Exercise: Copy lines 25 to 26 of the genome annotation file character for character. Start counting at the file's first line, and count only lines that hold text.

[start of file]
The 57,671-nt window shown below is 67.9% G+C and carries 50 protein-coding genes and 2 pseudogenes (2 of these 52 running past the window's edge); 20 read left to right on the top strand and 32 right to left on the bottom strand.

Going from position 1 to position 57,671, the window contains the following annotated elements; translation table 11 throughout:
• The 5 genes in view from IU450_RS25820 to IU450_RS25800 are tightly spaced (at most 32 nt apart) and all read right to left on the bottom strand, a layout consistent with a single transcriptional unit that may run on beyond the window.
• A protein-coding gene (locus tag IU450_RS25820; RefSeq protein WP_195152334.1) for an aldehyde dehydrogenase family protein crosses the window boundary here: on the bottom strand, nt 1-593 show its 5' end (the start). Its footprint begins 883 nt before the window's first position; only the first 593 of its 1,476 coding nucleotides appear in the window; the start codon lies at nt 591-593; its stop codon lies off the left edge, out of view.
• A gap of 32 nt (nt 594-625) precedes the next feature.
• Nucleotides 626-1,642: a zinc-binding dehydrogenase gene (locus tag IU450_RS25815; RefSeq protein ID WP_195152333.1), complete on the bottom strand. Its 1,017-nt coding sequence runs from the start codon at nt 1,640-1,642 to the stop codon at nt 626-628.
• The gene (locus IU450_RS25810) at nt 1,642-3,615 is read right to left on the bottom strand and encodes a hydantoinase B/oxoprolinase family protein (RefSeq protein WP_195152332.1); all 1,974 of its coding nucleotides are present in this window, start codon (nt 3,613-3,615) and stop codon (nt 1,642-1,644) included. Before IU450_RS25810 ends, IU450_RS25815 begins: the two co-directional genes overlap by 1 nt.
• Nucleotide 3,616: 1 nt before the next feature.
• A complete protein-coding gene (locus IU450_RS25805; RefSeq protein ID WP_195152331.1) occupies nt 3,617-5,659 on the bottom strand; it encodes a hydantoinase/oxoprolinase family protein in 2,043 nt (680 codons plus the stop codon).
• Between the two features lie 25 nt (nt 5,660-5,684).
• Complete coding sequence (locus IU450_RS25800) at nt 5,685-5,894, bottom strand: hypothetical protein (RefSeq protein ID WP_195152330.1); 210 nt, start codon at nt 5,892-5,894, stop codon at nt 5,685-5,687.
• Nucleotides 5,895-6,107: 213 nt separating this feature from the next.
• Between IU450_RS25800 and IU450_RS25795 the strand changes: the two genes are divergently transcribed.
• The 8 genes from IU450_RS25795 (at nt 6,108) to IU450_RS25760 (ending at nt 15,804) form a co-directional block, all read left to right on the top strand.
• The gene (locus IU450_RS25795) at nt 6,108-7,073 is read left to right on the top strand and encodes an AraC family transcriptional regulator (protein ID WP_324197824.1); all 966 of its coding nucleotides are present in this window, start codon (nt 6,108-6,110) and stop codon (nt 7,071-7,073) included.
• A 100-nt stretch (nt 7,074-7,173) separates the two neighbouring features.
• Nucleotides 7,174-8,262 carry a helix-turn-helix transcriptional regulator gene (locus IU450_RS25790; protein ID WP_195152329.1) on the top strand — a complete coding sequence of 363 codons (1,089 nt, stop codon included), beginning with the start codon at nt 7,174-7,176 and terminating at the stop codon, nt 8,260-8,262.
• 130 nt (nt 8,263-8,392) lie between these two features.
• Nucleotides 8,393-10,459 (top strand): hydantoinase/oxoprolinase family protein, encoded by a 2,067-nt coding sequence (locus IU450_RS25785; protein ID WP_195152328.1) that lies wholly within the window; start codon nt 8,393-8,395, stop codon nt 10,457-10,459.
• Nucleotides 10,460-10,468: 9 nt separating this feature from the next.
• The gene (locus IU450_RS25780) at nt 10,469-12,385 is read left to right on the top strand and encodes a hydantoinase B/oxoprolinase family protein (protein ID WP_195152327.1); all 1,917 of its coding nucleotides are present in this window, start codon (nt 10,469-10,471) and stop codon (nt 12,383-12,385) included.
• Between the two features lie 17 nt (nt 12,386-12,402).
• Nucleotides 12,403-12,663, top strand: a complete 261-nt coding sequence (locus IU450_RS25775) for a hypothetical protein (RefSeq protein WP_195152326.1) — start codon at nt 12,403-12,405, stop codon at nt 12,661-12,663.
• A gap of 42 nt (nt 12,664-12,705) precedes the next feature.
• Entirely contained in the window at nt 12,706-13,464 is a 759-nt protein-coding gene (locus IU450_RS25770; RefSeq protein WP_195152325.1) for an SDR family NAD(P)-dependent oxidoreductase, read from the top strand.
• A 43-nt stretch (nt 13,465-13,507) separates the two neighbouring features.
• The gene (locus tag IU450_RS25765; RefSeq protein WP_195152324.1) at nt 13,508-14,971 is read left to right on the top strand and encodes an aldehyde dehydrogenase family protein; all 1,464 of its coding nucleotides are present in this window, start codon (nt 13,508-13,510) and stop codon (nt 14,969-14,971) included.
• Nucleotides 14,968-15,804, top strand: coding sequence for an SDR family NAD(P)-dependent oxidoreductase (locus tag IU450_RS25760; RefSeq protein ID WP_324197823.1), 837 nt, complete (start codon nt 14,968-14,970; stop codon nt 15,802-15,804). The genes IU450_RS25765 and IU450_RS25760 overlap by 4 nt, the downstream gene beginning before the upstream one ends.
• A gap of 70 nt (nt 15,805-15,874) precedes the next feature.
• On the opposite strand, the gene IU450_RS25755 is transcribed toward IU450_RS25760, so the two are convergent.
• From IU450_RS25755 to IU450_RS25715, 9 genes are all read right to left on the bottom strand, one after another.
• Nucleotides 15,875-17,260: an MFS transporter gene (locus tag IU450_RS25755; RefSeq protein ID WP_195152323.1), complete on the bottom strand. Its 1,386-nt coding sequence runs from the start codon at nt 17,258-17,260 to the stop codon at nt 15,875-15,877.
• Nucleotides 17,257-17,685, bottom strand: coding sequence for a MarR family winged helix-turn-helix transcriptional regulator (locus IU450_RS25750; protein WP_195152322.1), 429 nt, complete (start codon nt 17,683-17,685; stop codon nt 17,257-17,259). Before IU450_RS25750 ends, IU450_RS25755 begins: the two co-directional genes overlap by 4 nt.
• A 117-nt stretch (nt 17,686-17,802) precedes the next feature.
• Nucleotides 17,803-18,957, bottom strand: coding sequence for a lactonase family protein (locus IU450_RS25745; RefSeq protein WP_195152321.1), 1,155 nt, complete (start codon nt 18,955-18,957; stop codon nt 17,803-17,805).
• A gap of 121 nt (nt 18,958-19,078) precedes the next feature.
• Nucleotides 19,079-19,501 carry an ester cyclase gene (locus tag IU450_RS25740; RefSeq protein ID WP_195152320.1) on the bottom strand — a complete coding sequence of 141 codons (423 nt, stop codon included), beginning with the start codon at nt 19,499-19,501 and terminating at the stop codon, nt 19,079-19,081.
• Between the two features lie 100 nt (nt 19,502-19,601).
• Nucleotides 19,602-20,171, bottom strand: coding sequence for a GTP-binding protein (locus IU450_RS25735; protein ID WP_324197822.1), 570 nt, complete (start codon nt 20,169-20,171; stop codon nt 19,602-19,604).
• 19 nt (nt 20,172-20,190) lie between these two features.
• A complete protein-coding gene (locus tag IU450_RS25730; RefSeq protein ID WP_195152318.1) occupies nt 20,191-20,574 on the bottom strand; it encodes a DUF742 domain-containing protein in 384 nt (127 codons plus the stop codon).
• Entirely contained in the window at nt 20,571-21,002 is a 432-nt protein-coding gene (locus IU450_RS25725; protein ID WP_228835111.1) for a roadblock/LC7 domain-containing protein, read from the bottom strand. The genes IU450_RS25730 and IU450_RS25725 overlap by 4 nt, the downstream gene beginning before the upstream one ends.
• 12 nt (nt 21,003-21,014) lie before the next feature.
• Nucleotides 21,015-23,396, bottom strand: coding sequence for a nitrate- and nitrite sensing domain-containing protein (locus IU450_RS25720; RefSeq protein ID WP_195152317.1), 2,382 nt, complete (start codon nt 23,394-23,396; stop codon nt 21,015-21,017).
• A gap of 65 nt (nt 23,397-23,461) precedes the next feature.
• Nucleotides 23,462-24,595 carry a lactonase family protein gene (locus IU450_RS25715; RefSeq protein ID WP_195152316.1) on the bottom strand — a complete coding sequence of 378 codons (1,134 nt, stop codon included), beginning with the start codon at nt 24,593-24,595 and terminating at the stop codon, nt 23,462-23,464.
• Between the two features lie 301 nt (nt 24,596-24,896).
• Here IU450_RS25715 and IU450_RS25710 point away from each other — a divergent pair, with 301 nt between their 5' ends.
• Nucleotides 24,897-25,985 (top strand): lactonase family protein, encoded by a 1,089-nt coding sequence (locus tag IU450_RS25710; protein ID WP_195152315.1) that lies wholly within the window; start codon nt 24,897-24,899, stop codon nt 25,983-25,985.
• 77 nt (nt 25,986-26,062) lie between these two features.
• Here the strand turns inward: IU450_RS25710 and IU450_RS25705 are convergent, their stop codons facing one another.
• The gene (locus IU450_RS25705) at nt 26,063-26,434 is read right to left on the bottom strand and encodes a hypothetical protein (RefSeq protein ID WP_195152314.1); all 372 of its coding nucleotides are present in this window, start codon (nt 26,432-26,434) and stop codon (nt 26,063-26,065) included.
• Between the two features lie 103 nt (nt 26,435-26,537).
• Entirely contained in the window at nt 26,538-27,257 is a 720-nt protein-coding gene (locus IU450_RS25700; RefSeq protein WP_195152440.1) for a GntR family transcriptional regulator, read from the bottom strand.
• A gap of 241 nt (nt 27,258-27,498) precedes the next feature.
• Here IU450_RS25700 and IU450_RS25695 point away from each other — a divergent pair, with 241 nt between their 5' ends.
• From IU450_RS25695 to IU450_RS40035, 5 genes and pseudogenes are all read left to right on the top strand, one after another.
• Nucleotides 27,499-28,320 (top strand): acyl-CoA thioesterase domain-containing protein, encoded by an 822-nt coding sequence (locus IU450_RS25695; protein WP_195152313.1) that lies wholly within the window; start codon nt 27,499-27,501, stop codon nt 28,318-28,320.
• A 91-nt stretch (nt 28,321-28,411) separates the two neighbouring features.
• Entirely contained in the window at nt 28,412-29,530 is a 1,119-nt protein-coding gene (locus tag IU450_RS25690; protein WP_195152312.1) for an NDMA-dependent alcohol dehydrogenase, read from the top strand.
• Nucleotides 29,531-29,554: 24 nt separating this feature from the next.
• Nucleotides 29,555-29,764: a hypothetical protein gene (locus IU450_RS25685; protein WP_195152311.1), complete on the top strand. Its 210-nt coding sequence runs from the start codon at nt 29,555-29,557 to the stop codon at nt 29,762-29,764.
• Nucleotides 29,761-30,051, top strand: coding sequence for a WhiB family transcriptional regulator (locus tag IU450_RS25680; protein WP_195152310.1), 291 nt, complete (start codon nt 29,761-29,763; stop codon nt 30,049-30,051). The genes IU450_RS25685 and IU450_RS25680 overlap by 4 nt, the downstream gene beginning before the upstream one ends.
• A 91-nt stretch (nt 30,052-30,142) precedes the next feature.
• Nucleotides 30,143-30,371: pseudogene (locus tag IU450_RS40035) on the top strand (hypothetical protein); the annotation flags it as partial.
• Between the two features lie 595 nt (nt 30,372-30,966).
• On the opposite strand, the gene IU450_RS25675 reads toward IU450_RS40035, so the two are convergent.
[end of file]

• Entirely contained in the window at nt 12,706-13,464 is a 759-nt protein-coding gene (locus IU450_RS25770; RefSeq protein WP_195152325.1) for an SDR family NAD(P)-dependent oxidoreductase, read from the top strand.
• A 43-nt stretch (nt 13,465-13,507) separates the two neighbouring features.